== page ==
Big Man U.S.A.
This week looks to be one for playing catch up and that’s an okay thing to do sometimes, I guess. We’re surrounded by so much of everything all the time that we’d need to enlist the large hardon collider and some kind of wormhole should we wish to consume everything with immediate effect. Somehow, “coming of age” seems to be a theme today and that’s okay too, particularly when it’s laugh-out-loud material, rockin’ for a sockin’, hella nostalgic or even a combination of all three.
Season 2 of Nick Kroll and Andrew Goldberg’s Big Mouth on Nythflex hits that button with lust and is every bit as funny, true and bizzarre as the first. It also goes way out into the field across every line you could draw for it and just keeps running, special parts flapping in the wind. The established wisdom is that it’s funny because it’s about puberty and puberty is funny. At least, I think that’s the case and lord knows, if you didn’t laugh, you’d fall down weeping.
She Who Inspires Horror In Our Hearts claims that it isn’t funny at all and that’s a valid opinion too. Regardless, the show continues to be striking eye candy in the same way that Matt Groening’s work is striking. People used to say that The Simpson’s was so instantly recognisable because yellow skin. I think it’s more than that and ‘Disenchantment’ is my irrefutable proof; it’s an individual style and a big part of it has to do with those mouths, man.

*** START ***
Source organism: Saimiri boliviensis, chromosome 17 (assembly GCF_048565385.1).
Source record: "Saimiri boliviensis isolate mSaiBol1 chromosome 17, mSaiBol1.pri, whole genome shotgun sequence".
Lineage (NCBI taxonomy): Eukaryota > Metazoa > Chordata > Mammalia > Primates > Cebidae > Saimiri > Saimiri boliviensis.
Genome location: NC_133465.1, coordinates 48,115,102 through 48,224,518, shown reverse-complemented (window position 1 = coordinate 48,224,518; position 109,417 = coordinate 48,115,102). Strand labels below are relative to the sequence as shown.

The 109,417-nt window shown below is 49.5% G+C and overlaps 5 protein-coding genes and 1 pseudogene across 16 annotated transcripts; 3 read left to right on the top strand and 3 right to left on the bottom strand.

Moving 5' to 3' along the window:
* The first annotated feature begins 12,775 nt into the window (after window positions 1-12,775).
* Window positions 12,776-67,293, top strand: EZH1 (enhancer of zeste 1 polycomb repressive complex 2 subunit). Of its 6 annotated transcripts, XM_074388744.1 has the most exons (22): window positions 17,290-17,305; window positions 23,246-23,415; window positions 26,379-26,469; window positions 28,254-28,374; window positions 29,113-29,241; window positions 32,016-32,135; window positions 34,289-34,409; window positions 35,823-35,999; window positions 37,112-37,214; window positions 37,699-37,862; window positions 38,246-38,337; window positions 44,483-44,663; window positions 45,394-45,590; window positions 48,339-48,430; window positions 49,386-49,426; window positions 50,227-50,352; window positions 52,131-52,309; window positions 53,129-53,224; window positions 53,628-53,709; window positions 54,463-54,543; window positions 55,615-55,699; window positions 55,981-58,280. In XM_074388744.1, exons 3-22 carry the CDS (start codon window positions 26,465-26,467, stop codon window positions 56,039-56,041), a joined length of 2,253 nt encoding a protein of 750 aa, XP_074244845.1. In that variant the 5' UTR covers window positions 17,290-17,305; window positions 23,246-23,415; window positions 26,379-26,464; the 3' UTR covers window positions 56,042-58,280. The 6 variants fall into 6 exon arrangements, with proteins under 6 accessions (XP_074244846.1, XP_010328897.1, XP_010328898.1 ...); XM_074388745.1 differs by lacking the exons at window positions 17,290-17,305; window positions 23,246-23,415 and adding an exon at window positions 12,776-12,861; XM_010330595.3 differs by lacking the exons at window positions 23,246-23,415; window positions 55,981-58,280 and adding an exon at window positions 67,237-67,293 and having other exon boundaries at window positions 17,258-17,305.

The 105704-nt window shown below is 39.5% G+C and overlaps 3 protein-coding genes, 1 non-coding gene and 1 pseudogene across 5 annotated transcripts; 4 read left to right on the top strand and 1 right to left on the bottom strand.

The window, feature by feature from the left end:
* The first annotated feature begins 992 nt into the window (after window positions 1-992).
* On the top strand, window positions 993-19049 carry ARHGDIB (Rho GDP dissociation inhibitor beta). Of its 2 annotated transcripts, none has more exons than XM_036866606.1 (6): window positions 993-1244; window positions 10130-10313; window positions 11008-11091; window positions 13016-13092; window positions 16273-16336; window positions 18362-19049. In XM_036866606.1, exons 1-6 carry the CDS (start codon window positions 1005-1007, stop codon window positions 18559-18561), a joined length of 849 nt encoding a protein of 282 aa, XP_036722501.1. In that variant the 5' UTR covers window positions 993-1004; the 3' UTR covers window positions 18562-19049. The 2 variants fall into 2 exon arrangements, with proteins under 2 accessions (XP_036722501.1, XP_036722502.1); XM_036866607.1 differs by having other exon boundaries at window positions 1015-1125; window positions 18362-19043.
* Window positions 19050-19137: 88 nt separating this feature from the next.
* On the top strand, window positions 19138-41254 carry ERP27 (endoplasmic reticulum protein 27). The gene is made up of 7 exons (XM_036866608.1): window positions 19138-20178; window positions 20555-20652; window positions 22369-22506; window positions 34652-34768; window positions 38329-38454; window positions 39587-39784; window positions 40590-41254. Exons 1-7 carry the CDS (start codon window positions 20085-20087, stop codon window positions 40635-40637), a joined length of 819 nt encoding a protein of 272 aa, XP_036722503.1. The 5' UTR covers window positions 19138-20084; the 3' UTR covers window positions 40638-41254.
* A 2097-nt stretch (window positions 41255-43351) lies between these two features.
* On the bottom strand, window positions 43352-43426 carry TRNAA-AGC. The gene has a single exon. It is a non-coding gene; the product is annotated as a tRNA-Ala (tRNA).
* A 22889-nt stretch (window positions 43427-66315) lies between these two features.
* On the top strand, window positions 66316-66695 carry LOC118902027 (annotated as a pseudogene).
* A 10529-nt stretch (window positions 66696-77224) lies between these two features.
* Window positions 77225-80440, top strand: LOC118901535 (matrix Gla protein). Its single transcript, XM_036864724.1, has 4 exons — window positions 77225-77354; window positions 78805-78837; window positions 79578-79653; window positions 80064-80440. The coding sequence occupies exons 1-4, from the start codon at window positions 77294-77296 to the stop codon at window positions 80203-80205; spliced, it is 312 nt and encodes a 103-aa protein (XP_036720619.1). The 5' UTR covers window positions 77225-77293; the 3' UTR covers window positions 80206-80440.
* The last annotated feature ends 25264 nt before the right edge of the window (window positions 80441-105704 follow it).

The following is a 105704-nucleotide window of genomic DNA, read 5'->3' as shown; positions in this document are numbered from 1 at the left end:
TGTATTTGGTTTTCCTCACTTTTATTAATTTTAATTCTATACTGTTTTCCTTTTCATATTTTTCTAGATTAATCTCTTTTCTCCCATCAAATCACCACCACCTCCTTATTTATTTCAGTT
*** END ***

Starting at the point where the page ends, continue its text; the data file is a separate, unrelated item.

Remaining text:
The second I saw that footage of Caleb in a studio booth, scrapping out the vocal for ‘Trani’ on the 2011 rockumentary, ‘Talihina Sky: The Story of Kings of Leon’, I knew I was going to forever love that first album. ‘Youth and Young Manhood’ (RCA Records, 2003) is a great piece of vinyl, in the tradition of all those bands that come to mind, up to and including The Rolling Stones. It has a pace, temper and story to it that most young bands would kill for - at the time they really were - and it’s still one of my favourite things today. It has also been suggested that I stole my hair from them and now, looking at the rear sleeve on this, that could well be accurate.
‘High School U.S.A.’ by Jim Richardson (St. Martin’s Press, New York, 1979) is one of those books that doesn’t get made anymore. At least I don’t think they do but we’ll have to wait another twenty-thirty years to find out? Either way, it’s a wonderful, heartfelt look at what life was like for the students and teachers of Rossville High School, Kansas in the mid 1970s. It’s also a window into the nature of a school - particularly an American one - and what that time meant to many of us, regardless of where exactly you went. Richardson captured the funny, painful and often poignant nature of school, from football and sports, to the classroom, to the prom and graduation. The pictures are amazing and the accompanying text a love letter to those strange, singular years and it’s hard not to feel a touch wistful reading it.
That wormhole’s probably more trouble than it’s worth, right?
JD - TACOCAT
[Props to IMDB for the thumbnail pic]